California: Gov. Schwarzenegger says he won't sign same-sex marriage bill
Troy Espera | February 19, 2007
SACRAMENTO — California Gov. Arnold Schwarzenegger said he will veto a bill to allow same-sex couples to marry in California if the measure is passed by the Legislature.
The Sacramento Bee reports that attended a California YMCA Youth and Government conference on Thursday where a high school student asked him if he would sign a gay marriage bill. The governor said: "No. I wouldn't sign it because the people of California have voted on that issue."
In June 2005, the California Legislature became the first lawmaking body in the United States to vote in favor of allowing same-sex couples to wed. Schwarzenegger refused to sign the measure, saying it was in conflict with a 2000 voter-approved measure that shored up the state's one man, one woman marriage laws.
Assemblyman Mark Leno, D-San Francisco, reintroduced the gay marriage bill in December, but Schwarzenegger said on Thursday that his thoughts about it have not changed in the last year and a half.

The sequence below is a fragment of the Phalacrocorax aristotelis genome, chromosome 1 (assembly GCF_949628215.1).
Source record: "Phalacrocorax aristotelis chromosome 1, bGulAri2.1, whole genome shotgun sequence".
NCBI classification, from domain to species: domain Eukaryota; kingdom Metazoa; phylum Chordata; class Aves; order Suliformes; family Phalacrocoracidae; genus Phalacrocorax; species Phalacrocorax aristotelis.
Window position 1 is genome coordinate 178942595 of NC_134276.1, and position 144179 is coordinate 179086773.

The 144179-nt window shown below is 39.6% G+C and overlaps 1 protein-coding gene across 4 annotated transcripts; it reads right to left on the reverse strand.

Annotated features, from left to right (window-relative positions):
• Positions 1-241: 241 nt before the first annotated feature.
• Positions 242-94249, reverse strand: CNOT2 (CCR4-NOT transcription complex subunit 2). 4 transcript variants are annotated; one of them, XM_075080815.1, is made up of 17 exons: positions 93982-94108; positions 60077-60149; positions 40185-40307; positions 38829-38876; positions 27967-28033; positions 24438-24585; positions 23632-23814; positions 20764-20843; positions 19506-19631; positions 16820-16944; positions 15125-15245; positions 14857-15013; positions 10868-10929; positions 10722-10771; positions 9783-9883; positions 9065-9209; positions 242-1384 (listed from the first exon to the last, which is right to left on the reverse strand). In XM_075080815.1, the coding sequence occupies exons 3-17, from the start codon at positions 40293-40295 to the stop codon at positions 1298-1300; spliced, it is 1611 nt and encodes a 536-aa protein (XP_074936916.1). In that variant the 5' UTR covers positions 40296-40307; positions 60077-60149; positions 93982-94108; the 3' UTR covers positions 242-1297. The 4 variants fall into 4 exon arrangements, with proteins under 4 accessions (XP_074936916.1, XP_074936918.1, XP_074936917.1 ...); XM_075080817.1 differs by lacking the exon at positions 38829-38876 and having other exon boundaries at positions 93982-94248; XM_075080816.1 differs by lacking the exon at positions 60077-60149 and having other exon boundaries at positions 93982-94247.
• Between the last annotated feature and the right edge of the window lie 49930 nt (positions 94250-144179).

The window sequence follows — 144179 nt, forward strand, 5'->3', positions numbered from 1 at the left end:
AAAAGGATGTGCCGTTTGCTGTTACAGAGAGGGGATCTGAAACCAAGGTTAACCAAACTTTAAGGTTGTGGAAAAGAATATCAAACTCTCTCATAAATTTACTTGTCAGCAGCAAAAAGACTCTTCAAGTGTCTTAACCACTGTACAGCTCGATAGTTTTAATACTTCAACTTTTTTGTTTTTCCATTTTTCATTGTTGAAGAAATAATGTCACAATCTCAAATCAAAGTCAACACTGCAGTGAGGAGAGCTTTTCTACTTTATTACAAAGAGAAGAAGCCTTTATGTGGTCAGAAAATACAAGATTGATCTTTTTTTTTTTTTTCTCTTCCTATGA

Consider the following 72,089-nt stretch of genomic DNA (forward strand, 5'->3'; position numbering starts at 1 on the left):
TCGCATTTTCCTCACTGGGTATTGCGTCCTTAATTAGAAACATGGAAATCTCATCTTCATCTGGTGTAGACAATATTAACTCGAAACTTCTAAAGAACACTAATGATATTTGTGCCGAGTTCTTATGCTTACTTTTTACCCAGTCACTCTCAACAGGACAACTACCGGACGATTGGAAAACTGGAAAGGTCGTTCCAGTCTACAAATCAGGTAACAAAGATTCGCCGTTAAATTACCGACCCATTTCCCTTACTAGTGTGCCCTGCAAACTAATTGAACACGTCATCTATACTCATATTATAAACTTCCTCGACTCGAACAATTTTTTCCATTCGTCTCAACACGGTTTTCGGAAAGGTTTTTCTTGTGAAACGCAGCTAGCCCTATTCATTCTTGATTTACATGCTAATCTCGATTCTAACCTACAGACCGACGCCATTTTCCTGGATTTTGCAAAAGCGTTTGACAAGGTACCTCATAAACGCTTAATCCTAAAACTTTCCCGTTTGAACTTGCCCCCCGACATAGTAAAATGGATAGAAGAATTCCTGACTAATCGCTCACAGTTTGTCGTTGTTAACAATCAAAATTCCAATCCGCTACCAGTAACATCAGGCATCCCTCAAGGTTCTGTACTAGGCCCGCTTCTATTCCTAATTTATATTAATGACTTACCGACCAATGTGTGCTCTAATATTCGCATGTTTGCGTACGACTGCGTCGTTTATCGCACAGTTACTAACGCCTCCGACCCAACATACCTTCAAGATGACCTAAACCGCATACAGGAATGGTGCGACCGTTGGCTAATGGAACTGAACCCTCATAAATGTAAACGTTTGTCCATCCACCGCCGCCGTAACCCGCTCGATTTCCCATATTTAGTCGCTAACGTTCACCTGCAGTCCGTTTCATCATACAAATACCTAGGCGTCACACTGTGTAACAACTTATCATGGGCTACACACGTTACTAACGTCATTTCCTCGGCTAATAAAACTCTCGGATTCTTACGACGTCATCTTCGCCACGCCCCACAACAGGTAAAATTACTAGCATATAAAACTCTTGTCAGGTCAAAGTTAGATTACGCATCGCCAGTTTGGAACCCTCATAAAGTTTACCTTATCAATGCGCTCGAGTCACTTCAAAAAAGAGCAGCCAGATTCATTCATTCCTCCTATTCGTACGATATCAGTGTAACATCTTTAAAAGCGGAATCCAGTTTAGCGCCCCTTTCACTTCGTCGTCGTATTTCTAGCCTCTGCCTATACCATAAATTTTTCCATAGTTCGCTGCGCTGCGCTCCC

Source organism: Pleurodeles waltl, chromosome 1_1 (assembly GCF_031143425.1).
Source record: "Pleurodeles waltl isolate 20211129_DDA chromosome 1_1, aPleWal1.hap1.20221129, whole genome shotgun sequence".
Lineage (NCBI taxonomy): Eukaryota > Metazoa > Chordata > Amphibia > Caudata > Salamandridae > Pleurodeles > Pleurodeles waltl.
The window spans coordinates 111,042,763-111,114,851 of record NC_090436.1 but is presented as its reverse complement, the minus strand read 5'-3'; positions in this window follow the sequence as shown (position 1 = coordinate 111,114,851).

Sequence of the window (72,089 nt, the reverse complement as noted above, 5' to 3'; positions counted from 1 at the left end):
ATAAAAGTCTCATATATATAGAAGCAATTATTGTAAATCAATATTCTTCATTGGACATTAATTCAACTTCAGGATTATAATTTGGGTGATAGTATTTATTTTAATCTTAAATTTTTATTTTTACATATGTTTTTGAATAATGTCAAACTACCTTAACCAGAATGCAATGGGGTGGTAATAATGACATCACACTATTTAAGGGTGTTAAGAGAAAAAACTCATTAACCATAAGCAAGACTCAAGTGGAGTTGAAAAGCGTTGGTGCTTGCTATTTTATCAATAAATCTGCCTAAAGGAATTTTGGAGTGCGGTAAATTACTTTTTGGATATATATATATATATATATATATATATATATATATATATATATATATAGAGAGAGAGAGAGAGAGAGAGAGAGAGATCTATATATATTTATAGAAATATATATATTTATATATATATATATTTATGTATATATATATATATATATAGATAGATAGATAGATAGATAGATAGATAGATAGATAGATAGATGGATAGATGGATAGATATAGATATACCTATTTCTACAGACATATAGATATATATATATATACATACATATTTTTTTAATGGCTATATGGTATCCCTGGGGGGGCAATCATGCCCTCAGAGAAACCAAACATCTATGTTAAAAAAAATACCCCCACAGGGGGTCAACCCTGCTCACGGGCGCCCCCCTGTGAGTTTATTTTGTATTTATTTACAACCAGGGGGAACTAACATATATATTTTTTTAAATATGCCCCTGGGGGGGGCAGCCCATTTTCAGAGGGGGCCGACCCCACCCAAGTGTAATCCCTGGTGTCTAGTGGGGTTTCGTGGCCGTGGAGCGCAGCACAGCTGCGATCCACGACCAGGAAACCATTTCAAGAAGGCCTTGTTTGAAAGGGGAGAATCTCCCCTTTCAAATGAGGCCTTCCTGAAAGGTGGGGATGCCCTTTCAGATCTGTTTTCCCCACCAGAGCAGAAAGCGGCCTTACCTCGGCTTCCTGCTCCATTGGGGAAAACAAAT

Schwarzenegger said Thursday that if another gay marriage measure goes on the California ballot in the future, "the people can make the decision."
"They should make the decision," he said, reports the Bee. "But it should not be me or the Legislature."
Geoffrey Kors, executive of the gay rights lobbying group Equality California, told the Associated Press Friday that he hoped Schwarzenegger would take the time to meet with gay and lesbian couples before promising another veto.
"How would the governor feel if his right to marry First Lady Maria Shriver had been put to a popular vote?" Kors said to the AP. – Issued by Gay Link Content
Same-sex marriage and the flawed logic of the religious right